Baroness Thatcher was a ‘devout Christian’, according to Dr Eliza Filby, author of God and Mrs Thatcher. She regularly attended the parish church at Chequers, regarded the life of Jesus as exemplary, and drew on the Bible to support her political values.
I will not call into question the sincerity of Baroness Thatcher’s faith. But I will, however, comment on one rather glaring (mis)understanding of the teaching of Scripture.
As reported in Christianity magazine (June 2013), Filby says says that in the early 1980s the text “Love thy neighbour” was often appealed to in support of the welfare state. Thatcher’s response was, “No, it’s not ‘love thy neighbour’, it’s ‘love thy neighbour as thyself”.” Her point was that self-regard is the basis of concern for others; we have to take care of ourselves before we can fulfill our obligations to others. The practical implication of this was to put the brakes on the welfare state.
Whatever might be the merits of this as politics, as an understanding of the Bible text itself it’s not very good. It is rather surprising, then, to find so eminent a biblical scholar as Scott McKnight repeating the same idea, with reference to Jesus’ ethical teaching in the Sermon on the Mount:-
(The Story of God Bible Commentary, on The Sermon on the Mount)
As James Edwards (in his commentary on Romans 13:9) says, this doctrine of self-love ‘owes more to self-help psychology than to biblical theology.’ There are numerous commands in Scripture to love God and our neighbour, but none to love ourselves.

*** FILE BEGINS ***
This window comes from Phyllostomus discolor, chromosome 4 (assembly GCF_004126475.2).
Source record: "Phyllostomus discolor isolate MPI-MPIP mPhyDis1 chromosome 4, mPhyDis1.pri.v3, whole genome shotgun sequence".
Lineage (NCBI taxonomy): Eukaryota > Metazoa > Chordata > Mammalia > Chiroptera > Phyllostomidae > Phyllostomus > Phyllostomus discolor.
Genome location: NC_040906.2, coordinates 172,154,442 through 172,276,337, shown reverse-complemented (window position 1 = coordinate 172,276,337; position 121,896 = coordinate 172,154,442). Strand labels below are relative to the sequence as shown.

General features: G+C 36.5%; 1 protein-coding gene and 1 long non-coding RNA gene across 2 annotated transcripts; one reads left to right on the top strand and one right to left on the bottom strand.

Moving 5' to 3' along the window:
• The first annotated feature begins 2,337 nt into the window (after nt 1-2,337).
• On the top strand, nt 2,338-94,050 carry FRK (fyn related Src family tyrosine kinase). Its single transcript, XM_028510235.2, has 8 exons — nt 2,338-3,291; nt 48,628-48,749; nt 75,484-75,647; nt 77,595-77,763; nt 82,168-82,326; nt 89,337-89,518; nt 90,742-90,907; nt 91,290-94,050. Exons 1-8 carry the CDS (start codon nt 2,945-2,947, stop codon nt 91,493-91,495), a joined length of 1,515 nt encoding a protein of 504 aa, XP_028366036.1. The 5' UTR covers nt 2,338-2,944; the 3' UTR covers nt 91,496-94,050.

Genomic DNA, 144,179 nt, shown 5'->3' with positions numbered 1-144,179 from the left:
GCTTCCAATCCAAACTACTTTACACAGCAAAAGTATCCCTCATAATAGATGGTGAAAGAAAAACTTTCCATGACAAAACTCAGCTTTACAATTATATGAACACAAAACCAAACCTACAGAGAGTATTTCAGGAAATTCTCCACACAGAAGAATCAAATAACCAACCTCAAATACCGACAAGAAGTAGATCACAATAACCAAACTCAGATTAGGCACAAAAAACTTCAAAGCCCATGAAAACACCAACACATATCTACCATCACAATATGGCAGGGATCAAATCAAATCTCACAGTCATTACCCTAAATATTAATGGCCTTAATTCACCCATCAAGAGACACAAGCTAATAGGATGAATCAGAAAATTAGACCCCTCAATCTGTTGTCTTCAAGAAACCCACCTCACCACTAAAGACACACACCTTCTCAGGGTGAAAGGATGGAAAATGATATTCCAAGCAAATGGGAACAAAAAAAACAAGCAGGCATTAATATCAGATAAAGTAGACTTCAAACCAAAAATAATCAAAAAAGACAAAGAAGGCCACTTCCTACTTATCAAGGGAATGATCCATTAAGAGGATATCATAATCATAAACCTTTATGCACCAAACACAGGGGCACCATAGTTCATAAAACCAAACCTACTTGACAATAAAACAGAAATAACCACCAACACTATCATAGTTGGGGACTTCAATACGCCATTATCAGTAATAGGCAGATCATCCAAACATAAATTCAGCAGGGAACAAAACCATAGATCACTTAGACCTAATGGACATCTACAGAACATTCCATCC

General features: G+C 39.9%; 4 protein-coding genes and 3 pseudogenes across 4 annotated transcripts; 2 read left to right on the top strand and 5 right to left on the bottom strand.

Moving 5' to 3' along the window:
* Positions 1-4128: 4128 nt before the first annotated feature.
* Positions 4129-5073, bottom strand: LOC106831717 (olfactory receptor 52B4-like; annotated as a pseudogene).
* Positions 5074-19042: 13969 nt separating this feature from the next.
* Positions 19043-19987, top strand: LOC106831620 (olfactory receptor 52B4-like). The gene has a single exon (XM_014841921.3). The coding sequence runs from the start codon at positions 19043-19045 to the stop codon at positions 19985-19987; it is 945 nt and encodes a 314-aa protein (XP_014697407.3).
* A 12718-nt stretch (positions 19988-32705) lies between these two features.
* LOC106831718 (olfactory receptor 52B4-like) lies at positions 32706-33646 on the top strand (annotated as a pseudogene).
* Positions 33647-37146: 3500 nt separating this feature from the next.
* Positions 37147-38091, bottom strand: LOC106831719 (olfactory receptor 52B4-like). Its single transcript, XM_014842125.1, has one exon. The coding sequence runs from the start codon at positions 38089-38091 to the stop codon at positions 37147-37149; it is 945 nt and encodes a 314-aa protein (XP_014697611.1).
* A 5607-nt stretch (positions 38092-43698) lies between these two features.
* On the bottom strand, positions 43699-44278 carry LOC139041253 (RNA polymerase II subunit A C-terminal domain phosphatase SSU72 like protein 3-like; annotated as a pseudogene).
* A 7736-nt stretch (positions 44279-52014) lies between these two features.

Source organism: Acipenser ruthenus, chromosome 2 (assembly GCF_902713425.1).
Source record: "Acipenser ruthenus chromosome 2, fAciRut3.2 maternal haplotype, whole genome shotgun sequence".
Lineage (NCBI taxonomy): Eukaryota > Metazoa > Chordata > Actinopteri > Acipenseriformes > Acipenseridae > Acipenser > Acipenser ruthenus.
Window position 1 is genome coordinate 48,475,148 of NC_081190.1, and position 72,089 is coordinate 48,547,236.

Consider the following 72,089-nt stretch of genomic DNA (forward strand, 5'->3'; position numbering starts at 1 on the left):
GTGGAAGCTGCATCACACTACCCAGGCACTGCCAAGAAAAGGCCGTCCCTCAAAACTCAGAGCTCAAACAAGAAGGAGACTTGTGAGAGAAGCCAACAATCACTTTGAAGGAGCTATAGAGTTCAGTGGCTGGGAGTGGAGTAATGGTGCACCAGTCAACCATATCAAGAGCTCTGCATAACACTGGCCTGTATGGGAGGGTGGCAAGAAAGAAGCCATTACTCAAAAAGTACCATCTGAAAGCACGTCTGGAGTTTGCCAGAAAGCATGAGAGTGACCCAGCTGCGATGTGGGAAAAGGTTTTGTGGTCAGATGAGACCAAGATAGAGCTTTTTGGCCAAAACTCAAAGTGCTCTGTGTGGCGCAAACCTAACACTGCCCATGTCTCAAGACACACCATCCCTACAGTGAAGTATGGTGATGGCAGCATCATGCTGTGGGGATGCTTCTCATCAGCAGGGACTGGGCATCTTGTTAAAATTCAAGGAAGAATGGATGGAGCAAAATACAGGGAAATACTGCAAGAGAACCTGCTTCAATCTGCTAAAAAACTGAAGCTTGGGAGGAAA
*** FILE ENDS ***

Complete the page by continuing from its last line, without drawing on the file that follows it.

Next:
The command to “Love your neighbour as yourself” is found in Leviticus 19:18, and repeated (or, at least, referred to) in Mt 5:43; 19:19; 22:39; Mk 12:31,33; Lk 10:27; Rom 13:9; Gal 5:14; James 2:8 (some of these are parallels). In none of these instances is any elaboration given of the expression ‘as yourself’. All we can say is that self-love is assumed. We cannot say that it is encouraged, still less demanded. Moreover, Lev 19:18 ends with the statement, “For I am the Lord”, which directs attention away from ourselves and towards God.
What the command is saying, then, is that we are to love our neighbour in the same way that we do, in fact, love ourselves. Given that we habitually love ourselves by putting ourselves and our wants and needs first, we could say that this commandment is urging us to put our neighbour (and her wants and needs) first. That isn’t to say that we should cultivate self-loathing. But it is to say that Margaret Thatcher got her biblical interpretation wrong on this occasion. She’s not alone in that, of course. But in her case it did have rather serious consequences.